I am:
1. Car driver;
2. Motorcyle driver;
3. Bicyclist;
4. Pedestrian;
5. Jogger.

I understand all of those 5 types of “people”.
I do not have problem with drivers rolling stop signs at speed 3 mph (as Ben could tell you) from the “physics” point of view. I do have problem with drivers speeding 20 mph over posted speed limit from the same point of view.

But I have problem with people decision to break or not to break law based on their own preferences. Even bad laws. Bad laws should repealed in a normal way. And the reason why I have problem with people deciding that violating law is OK is that there is no end to this process. The line is moved further and further and on never crosses this line. It’s just human nature.


byogman

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Oct 4 2013 at 10:54am #

OK, right, no angle brackets, lower bound on number of motorist passes: [number of cyclists travelling the same path] * (1 – [average cyclist speed]/[average motorist speed]). This can be surprisingly low if cyclists behave in ways that keep their average speed up and motorists don’t gun it between lights.

A cyclist who cruises at say, 18mph and a motorist who cruises at 25 (don’t laugh) between lights on a road where you get green 3/5 of the time have theoretically no contention if crossings are very clear and far enough spaced out that the cyclist can keep 15mph average since the cars, including stops, have the same average. It’s a bit contrived and overoptimistic, but it illustrates the point.


byogman

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Oct 4 2013 at 11:02am #

Mikhail wrote:

But I have problem with people decision to break or not to break law based on their own preferences. Even bad laws. Bad laws should repealed in a normal way. And the reason why I have problem with people deciding that violating law is OK is that there is no end to this process. The line is moved further and further and on never crosses this line. It’s just human nature.

What you say is a valid concern and sounds reasonable. But it’s also totally un-american. We just fine with our hypocrisy here very much thank you (even if we won’t admit it).

And not all or even most envelopes get pushed further and further as time goes on, most don’t actually because of social norms. That’s the real law of the land here. It’s common to moan about the decay of these, but most of that is grass is greener old far nostalgia B.S… in most ways things actually get better over time, even mortality due to our motor vehicle addiction.


reddan

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Oct 4 2013 at 11:35am #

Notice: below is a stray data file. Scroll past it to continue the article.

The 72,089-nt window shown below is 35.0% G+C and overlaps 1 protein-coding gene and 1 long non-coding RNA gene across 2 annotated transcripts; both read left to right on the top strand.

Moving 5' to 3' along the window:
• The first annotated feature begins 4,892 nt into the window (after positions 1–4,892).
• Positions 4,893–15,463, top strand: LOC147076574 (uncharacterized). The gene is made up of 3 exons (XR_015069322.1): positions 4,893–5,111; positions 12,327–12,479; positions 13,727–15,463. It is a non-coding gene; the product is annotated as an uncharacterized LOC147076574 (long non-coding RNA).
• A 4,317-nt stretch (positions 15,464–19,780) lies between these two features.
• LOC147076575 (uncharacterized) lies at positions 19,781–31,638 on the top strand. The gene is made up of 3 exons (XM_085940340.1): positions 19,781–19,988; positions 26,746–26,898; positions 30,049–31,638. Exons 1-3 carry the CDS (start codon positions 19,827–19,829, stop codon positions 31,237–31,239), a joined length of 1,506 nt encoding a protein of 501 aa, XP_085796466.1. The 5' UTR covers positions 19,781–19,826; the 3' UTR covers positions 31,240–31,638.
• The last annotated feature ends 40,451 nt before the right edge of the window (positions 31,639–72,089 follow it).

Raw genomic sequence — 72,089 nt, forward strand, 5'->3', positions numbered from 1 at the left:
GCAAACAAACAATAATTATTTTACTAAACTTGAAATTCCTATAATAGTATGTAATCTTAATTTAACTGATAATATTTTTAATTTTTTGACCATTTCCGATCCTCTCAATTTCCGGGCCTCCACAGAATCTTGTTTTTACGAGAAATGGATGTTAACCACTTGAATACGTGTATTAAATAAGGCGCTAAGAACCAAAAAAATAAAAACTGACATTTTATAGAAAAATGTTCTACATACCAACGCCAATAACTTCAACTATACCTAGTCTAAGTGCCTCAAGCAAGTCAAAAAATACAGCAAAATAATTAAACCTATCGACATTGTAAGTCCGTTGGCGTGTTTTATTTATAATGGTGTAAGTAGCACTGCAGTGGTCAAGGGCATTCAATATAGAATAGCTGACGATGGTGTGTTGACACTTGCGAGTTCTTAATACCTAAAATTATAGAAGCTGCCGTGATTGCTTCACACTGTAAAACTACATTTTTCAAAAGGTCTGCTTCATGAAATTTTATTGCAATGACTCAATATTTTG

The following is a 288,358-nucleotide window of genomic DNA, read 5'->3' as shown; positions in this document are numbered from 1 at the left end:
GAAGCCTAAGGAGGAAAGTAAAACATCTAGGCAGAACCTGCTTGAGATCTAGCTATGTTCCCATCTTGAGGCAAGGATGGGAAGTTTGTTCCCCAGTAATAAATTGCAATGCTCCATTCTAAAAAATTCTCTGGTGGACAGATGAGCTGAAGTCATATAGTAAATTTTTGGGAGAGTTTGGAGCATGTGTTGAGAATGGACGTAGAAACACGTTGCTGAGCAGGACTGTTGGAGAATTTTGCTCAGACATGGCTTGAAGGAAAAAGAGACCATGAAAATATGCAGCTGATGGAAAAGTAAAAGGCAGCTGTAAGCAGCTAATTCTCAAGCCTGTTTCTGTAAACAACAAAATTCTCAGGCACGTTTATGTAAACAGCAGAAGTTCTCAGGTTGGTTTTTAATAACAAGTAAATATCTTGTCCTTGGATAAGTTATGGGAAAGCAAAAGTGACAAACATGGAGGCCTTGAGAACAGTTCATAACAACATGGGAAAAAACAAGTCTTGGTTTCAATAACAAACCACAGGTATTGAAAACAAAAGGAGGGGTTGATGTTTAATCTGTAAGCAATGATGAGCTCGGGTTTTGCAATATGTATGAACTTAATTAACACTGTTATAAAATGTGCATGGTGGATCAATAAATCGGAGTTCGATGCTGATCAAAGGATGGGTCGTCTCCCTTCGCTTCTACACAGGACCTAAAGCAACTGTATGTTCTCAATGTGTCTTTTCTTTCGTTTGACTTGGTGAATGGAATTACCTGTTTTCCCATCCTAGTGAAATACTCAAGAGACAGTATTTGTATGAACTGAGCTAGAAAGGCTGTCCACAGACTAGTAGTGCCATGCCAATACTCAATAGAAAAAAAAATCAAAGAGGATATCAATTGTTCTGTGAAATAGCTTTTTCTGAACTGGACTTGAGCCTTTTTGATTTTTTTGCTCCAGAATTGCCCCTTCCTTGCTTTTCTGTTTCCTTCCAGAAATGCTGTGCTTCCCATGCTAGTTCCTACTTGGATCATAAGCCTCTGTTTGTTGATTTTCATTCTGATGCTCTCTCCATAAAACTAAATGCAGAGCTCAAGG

What you say is a valid concern and sounds reasonable. But it’s also totally un-american. We just fine with our hypocrisy here very much thank you (even if we won’t admit it).

Satire? I can’t quite tell. ;-)

I tend to agree with Mikhail regarding the corrosive effect of choosing to ignore laws you dislike, especially when it’s fundamentally for reasons of convenience.
It’s very difficult to put up a vigorous defense of the need for other people to obey laws unconditionally (see the 4-foot law, for example) when one chooses to ignore equally valid laws that don’t suit one’s beliefs re: safety or applicability.

That’s not to say that it’s in any way a bad idea to discuss reasons _why_ a given law is good, bad, or in need of modification…that’s pretty much awesome in my book. It’s even awesomer to work to change crappy laws. But, IMO, advocating the breaking of inconvenient laws without first (or at least, in parallel) actively pursuing the fixing of said laws is lacking in good citizenship.

(And, although it should probably go without saying, I do not consider acts of civil disobedience in order to protest truly odious laws to be remotely comparable to choosing to exceed the speed limit, run a red light, pass unsafely, or ignore right-of-way. )


byogman

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Oct 4 2013 at 12:35pm #

Referring to the bit you quoted, I think it’s a real cultural fact. Here law often but not always, follows cultural norms, and cultural norms, not law, are what has the power over mass behavior. I thought my attitude toward it was clear with the self referential hypocrisy. But in case not, no, I don’t think it’s for the best.

But anyways, it’s certainly part of the reason my piece is a plea for understanding, not centered around advocacy… if we can get norms accepted less grudgingly there’ll be fewer grudge matches.

I also think it makes it more relatable than “some know-it-all cyclist thinks they’re special” (not what is said, but what is heard when people lead with the idea that the rule should be changed or a wonk-ish factoid). Not to say you can’t make that statement later, but you have to establish a connection first.